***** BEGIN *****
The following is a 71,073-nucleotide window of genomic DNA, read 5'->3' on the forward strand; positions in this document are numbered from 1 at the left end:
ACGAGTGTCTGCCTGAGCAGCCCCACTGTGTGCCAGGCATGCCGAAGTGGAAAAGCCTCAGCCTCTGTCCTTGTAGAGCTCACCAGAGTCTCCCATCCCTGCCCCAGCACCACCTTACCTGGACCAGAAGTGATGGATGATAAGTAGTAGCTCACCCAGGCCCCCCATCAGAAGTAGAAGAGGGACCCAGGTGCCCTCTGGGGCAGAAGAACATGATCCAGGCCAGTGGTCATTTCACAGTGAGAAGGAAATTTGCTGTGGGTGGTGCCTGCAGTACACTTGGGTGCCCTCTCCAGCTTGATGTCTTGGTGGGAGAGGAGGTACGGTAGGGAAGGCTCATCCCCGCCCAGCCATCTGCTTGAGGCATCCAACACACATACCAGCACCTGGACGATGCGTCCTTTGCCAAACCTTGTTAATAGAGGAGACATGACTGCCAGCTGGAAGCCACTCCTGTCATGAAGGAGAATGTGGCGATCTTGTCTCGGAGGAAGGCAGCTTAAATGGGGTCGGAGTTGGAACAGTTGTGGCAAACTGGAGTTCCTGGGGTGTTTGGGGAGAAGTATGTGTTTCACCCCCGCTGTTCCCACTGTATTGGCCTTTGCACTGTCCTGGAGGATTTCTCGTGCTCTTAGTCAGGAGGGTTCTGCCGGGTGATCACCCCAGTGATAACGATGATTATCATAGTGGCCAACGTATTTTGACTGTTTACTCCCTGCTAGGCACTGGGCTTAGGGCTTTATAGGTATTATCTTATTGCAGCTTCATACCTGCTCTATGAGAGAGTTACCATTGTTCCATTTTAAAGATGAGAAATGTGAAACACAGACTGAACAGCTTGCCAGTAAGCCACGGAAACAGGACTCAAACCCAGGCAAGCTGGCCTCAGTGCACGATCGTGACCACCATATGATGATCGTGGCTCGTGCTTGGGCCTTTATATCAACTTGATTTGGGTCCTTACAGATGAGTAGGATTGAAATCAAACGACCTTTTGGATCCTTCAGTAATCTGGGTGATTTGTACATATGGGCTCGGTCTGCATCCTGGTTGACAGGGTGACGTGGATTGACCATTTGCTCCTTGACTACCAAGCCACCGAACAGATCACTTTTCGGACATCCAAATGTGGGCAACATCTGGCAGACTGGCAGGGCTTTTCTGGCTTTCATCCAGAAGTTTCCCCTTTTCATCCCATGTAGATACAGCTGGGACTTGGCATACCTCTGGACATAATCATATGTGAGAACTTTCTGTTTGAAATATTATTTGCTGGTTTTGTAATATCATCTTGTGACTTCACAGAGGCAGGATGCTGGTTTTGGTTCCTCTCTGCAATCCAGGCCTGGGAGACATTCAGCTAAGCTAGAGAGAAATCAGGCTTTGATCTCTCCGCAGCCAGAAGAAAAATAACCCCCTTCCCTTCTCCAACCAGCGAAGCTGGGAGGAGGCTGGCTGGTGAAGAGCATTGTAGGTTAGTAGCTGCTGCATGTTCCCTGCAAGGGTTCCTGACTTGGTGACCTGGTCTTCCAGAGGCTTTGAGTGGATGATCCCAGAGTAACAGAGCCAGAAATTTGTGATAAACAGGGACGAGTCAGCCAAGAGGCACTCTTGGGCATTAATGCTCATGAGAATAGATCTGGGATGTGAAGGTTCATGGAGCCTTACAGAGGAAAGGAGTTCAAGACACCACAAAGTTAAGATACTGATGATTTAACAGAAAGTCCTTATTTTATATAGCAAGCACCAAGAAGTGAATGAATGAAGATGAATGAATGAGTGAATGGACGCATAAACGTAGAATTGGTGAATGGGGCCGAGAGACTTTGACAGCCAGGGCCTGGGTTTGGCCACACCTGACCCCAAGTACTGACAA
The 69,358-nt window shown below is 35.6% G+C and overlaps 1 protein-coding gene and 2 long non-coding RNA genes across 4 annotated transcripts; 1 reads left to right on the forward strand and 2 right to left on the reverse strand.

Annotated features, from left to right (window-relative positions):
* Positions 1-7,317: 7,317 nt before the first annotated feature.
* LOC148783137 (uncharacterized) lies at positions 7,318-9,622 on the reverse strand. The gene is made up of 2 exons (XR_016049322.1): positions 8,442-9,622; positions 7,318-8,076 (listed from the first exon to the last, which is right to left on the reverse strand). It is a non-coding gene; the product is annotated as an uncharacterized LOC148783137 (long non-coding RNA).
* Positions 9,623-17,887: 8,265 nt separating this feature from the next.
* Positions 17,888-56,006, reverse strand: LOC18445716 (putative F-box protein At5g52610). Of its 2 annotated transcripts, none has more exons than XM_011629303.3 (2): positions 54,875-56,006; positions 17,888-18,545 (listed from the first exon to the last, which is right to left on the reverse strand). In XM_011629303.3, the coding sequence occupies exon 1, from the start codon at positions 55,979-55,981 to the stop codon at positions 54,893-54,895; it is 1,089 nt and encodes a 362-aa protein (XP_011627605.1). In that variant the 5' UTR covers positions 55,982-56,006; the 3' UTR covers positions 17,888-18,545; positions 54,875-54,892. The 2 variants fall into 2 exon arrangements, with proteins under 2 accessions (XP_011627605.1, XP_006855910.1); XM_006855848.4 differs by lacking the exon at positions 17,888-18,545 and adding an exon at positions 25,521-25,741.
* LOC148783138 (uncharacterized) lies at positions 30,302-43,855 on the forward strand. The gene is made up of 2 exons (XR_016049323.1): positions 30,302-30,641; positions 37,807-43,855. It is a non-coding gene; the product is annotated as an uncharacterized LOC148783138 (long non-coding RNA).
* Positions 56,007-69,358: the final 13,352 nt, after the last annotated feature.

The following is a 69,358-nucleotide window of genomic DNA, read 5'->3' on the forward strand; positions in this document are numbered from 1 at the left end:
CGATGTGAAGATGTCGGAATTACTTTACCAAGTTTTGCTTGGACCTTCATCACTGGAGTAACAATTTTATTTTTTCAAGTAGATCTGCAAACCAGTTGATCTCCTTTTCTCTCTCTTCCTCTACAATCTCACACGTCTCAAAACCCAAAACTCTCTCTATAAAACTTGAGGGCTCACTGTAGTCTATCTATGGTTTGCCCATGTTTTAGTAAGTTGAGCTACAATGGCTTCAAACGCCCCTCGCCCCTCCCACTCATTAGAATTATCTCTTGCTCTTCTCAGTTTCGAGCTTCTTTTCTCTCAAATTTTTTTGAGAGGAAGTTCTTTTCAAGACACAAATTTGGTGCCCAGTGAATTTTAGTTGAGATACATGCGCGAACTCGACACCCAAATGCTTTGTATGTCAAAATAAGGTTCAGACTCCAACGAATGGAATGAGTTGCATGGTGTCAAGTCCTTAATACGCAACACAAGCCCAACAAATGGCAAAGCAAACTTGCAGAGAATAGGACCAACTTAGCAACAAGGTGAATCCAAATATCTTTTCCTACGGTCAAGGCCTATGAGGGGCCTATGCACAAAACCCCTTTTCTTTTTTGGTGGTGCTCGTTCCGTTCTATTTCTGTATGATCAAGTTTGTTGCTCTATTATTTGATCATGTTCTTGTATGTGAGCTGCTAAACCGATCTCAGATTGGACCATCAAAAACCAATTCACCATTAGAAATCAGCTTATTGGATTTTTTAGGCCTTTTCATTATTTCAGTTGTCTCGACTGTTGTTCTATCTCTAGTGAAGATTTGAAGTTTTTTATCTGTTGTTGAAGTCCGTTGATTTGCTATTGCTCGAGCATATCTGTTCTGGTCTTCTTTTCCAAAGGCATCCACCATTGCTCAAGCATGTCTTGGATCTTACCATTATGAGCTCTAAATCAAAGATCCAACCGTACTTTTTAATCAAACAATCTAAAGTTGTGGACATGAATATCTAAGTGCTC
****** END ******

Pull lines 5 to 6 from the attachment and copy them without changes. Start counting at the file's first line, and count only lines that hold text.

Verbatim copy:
* Positions 1-7,317: 7,317 nt before the first annotated feature.
* LOC148783137 (uncharacterized) lies at positions 7,318-9,622 on the reverse strand. The gene is made up of 2 exons (XR_016049322.1): positions 8,442-9,622; positions 7,318-8,076 (listed from the first exon to the last, which is right to left on the reverse strand). It is a non-coding gene; the product is annotated as an uncharacterized LOC148783137 (long non-coding RNA).